In a script by Luhrmann, Sam Bromell (The Get Down), Craig Pearce (Strictly Ballroom, Romeo + Juliet, Moulin Rouge! and The Great Gatsby) and Jeremy Doner (TV's The Killing), the requisite details are covered. That includes the singer's birth in Tupelo, Mississippi, and extends through to his late-career Vegas residency — with plenty in the middle. His discovery by Parker, the impact upon his parents (Rake co-stars Helen Thomson and Richard Roxburgh), his relationship with Priscilla (Olivia DeJonge, The Staircase), Graceland, America's puritanical reaction to his gyrating pelvis, the issues of race baked into the response to him as an artist: they're all featured. Thematically, those last two points thrum throughout the entire movie. Elvis questions why any hint of sex was such a shock, and why it was so easy for a white man who drew his songs, style and dance moves from Black culture, via his upbringing, to be dubbed a scandal.
Read our full review.
In Nude Tuesday, you can take the unhappy couple out of their daily routine — and slip them out of their clothes in the process — but escaping to a mountainside commune, ditching the dacks, palling around with a goat and gleaning relationship advice from the author a book called The Toothy Vulva just can't solve all woes. What that list of absurd plot points and experiences can do is fill out a film that's gleefully silly, often side-splittingly funny, and also just as perceptive as it is playful. The basic premise behind this New Zealand sex comedy borrows from plenty of fellow movies and TV shows about stuck-in-a-rut folks seeking bliss and renewal, plus solutions to bland marriages, with a gorgeous change of scenery. But helping make Nude Tuesday such a winner is every offbeat choice that's used to tell that tale. Getting naked is only part of it, given that not a lick of any recognisable language is spoken throughout the entire feature — although plenty of words and sounds are audibly uttered.
Nude Tuesday understands one key point, as everyone watching it will: that relationships are all about communication. The film is also well aware that so much about life is, too — and storytelling. Here, though, expressing emotions, connections and narrative details all boils down to gibberish and bodies. This amusing movie from writer/director Armağan Ballantyne (The Strength of Water) and writer/star Jackie van Beek (The Breaker Upperers) does indeed strip down its performers in its last third, living up to its name, but it saddles them with conveying almost everything about their characters via body language before that. Each piece of dialogue spoken echoes in unintelligible nonsense, using completely made-up and wholly improvised terms. Even covers of 'Road to Nowhere' and 'Islands in the Stream' do as well. And while subtitled in English by British comedian Julia Davis (Camping), that text was penned after shooting, in one of the film's other purposefully farcical twists.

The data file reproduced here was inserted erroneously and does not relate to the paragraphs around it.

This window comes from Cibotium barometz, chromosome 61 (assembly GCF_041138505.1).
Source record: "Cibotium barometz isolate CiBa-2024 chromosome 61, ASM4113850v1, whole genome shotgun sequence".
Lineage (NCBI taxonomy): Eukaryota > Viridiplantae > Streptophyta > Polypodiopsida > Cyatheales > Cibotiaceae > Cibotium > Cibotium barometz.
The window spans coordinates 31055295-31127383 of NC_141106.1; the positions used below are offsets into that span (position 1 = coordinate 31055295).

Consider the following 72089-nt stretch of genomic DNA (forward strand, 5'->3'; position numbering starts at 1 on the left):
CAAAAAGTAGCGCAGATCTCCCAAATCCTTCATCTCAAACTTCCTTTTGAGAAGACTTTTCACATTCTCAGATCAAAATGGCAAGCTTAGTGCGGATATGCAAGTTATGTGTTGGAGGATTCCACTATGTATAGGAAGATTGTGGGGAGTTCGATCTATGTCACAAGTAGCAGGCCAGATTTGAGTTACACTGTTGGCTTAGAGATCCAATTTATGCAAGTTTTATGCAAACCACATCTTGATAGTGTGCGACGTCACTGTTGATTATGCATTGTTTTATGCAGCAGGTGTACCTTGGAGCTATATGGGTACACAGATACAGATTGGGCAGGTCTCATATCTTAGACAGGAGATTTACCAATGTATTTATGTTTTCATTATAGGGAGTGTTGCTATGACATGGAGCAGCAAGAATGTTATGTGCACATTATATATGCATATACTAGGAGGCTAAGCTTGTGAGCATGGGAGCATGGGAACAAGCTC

The result is patently ridiculous, and marvellously so — and hilariously. It's such a clever touch, making a movie about marital disharmony and the communication breakdown baked within that's so reliant upon reading tone and posture, as couples on the prowl for the tiniest of micro-aggressions frequently hone in on. Initially, the feature needs a few scenes to settle into its unfamiliar vernacular, which takes cues from The Muppets' Swedish Chef in its cadence. Via an opening map, which situates the story on the fictional pacific island of Zǿbftąņ, Nude Tuesday's language also resembles an IKEA catalogue. But once Ballantyne, van Beek and the latter's co-stars find their groove — with a literally bloody attempt to make adult nappies sexy, a supermarket tantrum involving tossed cans and a tense anniversary dinner — everything, including the movie's chosen tongue, clicks into place.
Van Beek and Australian The Tourist actor Damon Herriman play Nude Tuesday's central pair, Laura and Bruno. In the first but not last example of just how compellingly they use their physicality, the talented lead twosome paints a picture of relatable malaise from their introductory moments together. Laura and Bruno are bogged down in a dull cycle that revolves around working at jobs neither loves — she spruiks those mature-age diapers, he sells bathroom fixtures — then trudging home exhausted and exasperated to deal with their kids, and later crumbling into bed knowing they're going to repeat it all the next day. Sex doesn't factor in, and neither is content with that, but resolving their troubles themselves is out of reach. Then, they're gifted a getaway to ẄØnÐĘULÄ to assist. But this woodland getaway, run by charismatic and lustful sex guru Bjorg Rassmussen (Jemaine Clement, I Used to Go Here), wants its new guests to expose all in multiple ways.